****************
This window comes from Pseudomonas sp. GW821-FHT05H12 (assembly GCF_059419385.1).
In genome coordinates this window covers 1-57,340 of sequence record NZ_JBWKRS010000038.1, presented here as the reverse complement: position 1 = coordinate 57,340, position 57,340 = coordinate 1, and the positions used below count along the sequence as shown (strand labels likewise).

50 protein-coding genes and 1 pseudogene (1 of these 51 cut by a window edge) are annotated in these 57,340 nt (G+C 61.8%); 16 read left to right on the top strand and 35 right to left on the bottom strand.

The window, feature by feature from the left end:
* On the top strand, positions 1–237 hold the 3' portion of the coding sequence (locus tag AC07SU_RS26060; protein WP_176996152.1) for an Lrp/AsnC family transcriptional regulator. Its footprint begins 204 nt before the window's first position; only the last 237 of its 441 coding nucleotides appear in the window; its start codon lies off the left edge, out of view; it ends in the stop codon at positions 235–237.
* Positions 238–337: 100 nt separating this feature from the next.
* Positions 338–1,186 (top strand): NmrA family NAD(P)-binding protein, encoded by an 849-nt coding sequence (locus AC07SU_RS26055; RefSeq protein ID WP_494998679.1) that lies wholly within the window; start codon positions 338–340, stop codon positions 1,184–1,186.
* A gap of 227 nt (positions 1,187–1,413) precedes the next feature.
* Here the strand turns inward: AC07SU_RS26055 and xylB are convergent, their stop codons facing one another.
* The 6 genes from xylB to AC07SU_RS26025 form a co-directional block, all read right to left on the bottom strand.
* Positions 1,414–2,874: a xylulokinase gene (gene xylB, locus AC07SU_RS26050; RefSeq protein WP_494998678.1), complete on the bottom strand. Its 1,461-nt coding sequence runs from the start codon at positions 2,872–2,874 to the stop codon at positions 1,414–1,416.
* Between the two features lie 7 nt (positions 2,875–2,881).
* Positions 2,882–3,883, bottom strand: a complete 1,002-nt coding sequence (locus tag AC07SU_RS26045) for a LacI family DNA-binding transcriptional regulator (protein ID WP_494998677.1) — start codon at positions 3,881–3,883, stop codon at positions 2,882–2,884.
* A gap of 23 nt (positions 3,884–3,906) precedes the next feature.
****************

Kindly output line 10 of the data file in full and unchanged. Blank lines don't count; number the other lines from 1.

* The 6 genes from xylB to AC07SU_RS26025 form a co-directional block, all read right to left on the bottom strand.